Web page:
In recent years chemotherapy has dramatically improved outcomes for patients with blood cell cancers. When successful, chemotherapy kills cancer cells with minimal damage to surrounding healthy cells. However in some cases the treatment has too many toxic side effects, or too little effect at all.
Single cell imaging techniques are allowing researchers to develop complex mathematical models to understand the rules that regulate how cancer cells respond to chemotherapy.
These models can be used for rapid evaluation for better chemotherapeutic treatments for patients.
Finding the right combination is a key step towards personalised chemotherapies
Dr Kim Pham, a postdoctoral researcher in the Hodgkin laboratory, performs single cell imaging to track cancer cell behaviour in fine detail. When she adds a chemotherapy drug to a population of cancer cells, she can watch what happens to each individual cell over a period of time.
Single and combined chemotherapeutic drugs have become essential to treat a wide range of blood cancers. Despite mounting effort directed toward personalised chemotherapies, it has been impossible to explore the huge number of possible chemotherapeutic combinations to tailor treatments for patients.
We also have little understanding of why certain combinations are effective.
Mathematical models explain differences in chemotherapy response
Dr Pham and her colleagues use mathematical models to understand variation in cell fate behaviour. The models describe how cells decide whether to divide or to die, and help explain differences in behaviour among similar cells. Initially developed in healthy immune cells, the models apply equally to cancer biology and can be used to predict the effects of chemotherapy.
Advanced imaging techniques fine-tune mathematical models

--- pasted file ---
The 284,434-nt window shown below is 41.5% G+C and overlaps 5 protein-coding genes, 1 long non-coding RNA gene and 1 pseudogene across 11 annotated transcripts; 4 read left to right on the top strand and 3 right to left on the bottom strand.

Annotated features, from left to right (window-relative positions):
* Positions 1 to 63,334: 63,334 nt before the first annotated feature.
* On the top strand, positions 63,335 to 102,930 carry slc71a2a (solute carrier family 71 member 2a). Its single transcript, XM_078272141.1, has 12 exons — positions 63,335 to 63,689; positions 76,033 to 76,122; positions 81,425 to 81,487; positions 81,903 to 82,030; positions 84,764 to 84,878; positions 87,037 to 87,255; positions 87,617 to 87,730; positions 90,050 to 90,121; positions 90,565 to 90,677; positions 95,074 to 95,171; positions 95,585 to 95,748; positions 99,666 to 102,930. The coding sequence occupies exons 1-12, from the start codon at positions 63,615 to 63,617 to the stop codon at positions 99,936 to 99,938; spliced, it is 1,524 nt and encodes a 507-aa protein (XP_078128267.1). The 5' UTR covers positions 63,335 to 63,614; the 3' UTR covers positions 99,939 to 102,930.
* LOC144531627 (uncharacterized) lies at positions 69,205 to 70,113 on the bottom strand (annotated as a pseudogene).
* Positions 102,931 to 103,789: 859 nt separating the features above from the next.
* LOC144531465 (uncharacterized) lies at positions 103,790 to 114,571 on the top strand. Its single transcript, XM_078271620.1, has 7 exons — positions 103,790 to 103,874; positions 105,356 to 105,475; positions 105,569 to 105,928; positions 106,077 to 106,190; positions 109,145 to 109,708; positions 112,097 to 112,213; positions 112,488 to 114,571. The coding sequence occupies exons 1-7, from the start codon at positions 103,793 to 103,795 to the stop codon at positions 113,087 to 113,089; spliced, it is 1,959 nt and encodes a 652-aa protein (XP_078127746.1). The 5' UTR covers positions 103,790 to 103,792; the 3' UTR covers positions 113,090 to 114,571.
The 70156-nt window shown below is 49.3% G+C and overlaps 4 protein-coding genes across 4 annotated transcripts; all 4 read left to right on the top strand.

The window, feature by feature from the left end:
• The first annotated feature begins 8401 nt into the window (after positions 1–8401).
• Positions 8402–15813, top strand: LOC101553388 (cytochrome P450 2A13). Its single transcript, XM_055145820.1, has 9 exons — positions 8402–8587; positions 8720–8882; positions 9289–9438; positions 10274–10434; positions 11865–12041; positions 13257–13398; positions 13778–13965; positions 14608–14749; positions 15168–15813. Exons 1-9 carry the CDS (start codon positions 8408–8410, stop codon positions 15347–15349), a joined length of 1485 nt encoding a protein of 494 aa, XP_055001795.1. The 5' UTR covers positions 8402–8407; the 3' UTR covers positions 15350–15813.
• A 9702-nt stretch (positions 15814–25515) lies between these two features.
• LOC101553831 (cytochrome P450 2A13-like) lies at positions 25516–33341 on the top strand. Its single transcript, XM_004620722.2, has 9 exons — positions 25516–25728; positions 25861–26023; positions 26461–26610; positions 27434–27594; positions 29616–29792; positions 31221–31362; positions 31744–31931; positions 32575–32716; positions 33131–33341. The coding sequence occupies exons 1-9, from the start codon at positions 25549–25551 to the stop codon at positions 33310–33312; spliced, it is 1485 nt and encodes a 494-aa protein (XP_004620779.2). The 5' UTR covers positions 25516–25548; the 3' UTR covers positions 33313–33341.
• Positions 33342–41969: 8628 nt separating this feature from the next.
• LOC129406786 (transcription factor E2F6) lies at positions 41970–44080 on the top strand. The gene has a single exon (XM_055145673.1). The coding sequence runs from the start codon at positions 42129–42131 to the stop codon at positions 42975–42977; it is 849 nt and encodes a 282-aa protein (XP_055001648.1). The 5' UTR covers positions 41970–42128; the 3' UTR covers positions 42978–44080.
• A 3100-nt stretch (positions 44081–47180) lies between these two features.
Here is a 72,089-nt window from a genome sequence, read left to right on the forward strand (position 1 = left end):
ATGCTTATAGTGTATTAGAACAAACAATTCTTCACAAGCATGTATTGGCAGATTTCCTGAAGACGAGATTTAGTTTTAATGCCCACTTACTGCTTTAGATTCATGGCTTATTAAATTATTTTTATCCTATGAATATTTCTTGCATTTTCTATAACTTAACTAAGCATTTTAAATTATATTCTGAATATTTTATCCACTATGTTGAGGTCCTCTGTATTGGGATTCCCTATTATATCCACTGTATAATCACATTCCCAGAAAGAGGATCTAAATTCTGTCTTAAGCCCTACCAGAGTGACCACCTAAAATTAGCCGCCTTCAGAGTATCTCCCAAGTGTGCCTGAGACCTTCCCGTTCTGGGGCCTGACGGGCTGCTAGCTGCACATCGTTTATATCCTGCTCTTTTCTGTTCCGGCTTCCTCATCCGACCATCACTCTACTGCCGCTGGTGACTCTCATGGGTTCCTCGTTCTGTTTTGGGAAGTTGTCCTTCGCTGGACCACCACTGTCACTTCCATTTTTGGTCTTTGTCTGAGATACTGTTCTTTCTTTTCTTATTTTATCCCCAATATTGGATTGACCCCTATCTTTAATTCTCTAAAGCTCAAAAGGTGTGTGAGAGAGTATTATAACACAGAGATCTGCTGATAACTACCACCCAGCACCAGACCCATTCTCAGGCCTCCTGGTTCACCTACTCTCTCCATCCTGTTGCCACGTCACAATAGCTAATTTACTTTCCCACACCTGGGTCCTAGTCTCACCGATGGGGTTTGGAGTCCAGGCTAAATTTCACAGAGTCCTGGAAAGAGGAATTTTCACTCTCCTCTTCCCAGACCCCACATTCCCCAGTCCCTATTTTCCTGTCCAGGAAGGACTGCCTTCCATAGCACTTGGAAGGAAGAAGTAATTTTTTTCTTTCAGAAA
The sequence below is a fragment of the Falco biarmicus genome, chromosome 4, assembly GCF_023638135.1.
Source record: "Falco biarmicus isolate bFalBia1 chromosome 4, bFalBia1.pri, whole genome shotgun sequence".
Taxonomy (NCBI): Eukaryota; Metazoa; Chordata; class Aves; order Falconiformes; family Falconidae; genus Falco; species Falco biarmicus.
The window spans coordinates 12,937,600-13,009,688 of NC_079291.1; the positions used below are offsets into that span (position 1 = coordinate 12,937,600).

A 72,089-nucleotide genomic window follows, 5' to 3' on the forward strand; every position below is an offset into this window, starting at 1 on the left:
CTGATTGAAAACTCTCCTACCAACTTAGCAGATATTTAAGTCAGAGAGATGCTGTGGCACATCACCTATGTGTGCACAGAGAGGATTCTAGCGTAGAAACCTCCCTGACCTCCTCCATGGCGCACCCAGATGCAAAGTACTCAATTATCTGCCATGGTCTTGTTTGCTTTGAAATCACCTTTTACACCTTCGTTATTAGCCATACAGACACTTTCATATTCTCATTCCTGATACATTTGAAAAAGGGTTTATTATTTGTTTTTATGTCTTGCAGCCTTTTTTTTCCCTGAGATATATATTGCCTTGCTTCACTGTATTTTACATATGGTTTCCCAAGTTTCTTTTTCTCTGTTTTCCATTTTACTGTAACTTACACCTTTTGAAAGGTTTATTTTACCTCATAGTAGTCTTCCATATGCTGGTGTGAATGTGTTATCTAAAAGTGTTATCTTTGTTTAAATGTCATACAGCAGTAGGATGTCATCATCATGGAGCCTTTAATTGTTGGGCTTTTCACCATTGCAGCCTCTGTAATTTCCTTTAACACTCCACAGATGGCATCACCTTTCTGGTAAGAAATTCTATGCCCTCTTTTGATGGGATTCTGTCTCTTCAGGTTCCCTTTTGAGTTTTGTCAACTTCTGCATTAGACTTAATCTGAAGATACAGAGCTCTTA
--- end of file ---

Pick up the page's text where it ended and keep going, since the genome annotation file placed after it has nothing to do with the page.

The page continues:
Dr Pham and her colleagues use technology platforms at the Institute to fine-tune their models and test their predictions. Techniques like flow cytometry provide some information about what happens when cancer cells are treated with chemotherapy drugs, but the information is only a snapshot of what the entire population of cells is doing at one particular time.
At the Centre for Dynamic Imaging, Dr Pham performs single cell imaging to track cancer cell behaviour in fine detail. Using the Zeiss Axio Observer microscope she can observe what occurs when a chemotherapy drug is added to a population of cancer cells. The technique also allows her to watch what happens to each individual cell over a period of time. Staff at the Centre assist Dr Pham with image analysis, resulting in a rich data set to inform Dr Pham’s models of how chemotherapies work from a single cell to the whole population level.
Applying models to improve cancer care
Dr Pham can now apply her cancer cell models to:
- Better understand single and combined chemotherapies in blood cancers
- Predict effective chemotherapy drug combinations for blood cancers
- Examine the evolution of cancer cells